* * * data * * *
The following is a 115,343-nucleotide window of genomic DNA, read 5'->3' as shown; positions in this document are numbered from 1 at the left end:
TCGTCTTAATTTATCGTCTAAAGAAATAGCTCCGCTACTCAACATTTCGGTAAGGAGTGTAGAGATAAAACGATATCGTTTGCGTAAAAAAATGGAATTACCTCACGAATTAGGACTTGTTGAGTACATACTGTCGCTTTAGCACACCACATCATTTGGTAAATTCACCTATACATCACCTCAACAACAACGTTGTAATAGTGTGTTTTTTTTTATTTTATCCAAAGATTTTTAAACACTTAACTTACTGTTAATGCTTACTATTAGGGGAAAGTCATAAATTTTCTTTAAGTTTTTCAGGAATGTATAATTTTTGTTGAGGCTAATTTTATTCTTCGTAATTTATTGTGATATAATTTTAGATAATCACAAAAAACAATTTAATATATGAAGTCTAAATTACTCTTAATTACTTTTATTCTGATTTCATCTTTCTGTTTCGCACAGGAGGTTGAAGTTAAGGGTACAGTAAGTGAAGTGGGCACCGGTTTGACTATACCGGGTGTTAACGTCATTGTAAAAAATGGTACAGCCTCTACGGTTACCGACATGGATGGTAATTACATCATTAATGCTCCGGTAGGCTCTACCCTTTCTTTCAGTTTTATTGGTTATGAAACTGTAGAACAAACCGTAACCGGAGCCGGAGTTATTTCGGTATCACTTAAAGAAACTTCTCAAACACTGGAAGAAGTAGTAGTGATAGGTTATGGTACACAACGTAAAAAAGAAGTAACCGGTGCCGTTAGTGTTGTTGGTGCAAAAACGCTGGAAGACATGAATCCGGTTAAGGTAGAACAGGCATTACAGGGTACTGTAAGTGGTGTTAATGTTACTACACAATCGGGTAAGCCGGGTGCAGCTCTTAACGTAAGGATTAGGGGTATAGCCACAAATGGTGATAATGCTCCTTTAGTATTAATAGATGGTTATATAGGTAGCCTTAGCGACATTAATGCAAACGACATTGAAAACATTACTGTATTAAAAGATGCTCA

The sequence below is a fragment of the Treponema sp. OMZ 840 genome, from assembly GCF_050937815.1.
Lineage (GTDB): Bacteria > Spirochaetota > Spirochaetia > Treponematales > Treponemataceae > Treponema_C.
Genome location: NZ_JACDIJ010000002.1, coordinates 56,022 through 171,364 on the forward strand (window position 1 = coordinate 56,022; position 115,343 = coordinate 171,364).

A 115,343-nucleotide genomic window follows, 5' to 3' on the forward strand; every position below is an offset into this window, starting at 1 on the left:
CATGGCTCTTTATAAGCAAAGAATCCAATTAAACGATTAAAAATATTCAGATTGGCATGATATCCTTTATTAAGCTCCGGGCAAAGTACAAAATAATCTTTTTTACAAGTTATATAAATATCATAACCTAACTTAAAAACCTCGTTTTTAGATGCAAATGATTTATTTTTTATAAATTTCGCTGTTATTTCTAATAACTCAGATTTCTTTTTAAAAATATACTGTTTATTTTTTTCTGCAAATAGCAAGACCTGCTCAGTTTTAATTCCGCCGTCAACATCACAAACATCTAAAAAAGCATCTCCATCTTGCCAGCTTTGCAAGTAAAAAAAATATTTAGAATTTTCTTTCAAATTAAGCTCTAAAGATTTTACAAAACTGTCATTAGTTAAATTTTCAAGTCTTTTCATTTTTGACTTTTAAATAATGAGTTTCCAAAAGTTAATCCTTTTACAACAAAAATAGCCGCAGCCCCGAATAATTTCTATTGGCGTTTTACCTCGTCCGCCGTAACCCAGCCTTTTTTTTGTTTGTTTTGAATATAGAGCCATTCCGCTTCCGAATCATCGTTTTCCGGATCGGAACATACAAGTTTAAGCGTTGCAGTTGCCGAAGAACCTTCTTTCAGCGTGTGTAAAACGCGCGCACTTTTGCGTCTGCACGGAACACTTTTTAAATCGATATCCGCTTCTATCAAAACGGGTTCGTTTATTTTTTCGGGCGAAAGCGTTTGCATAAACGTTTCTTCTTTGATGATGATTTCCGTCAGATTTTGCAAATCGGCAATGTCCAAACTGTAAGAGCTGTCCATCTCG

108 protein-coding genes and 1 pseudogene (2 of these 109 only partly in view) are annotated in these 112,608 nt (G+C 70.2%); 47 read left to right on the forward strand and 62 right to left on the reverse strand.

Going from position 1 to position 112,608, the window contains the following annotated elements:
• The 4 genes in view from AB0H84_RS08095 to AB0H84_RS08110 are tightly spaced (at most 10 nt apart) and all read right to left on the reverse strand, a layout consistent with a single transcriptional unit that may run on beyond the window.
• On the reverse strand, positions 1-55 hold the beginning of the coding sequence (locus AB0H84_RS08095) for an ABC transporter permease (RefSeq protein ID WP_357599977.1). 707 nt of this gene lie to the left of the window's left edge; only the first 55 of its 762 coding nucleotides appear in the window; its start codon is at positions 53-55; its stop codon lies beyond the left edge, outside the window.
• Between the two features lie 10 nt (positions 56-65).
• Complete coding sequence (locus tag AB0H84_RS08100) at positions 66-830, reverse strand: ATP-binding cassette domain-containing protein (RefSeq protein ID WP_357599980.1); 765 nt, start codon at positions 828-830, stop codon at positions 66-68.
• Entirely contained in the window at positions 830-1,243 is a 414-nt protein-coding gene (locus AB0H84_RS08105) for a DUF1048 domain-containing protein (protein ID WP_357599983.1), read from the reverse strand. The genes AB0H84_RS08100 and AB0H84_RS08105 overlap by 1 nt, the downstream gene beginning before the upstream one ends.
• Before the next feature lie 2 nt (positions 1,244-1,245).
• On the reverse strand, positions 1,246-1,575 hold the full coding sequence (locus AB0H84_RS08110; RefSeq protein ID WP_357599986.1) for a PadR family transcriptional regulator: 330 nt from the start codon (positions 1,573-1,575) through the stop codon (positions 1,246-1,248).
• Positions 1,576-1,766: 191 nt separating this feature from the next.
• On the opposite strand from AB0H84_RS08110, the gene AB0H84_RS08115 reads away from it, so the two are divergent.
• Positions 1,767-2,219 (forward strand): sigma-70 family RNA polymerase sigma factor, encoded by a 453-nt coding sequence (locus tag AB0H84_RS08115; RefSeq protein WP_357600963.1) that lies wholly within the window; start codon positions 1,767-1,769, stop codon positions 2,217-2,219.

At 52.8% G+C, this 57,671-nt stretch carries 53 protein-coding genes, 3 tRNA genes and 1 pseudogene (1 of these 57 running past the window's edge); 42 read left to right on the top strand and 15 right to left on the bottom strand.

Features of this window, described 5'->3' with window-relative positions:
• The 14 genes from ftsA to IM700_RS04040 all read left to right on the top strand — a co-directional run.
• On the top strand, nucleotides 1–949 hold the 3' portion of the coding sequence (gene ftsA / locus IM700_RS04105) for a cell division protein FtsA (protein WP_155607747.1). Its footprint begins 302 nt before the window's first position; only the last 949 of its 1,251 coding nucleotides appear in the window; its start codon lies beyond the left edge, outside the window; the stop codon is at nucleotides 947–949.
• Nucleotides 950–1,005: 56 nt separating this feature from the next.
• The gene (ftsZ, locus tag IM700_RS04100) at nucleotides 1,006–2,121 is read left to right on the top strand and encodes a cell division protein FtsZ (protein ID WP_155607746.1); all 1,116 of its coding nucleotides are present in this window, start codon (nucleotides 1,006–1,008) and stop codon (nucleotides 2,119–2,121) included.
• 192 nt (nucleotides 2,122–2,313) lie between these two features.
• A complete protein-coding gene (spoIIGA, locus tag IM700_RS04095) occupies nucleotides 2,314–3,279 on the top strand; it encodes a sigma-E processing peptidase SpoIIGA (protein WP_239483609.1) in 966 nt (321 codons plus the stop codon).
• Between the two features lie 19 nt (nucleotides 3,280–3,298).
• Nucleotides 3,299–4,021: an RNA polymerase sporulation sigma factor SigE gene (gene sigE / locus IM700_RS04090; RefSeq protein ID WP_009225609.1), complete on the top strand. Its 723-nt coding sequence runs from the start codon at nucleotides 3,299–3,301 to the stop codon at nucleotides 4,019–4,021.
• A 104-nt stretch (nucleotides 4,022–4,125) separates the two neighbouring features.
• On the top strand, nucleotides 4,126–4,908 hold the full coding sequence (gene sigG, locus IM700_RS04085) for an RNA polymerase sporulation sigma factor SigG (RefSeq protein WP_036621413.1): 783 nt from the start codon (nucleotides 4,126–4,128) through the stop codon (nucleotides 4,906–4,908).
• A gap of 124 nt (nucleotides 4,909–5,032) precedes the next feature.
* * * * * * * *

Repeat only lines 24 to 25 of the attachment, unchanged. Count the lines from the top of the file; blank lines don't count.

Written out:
• Nucleotides 950–1,005: 56 nt separating this feature from the next.
• The gene (ftsZ, locus tag IM700_RS04100) at nucleotides 1,006–2,121 is read left to right on the top strand and encodes a cell division protein FtsZ (protein ID WP_155607746.1); all 1,116 of its coding nucleotides are present in this window, start codon (nucleotides 1,006–1,008) and stop codon (nucleotides 2,119–2,121) included.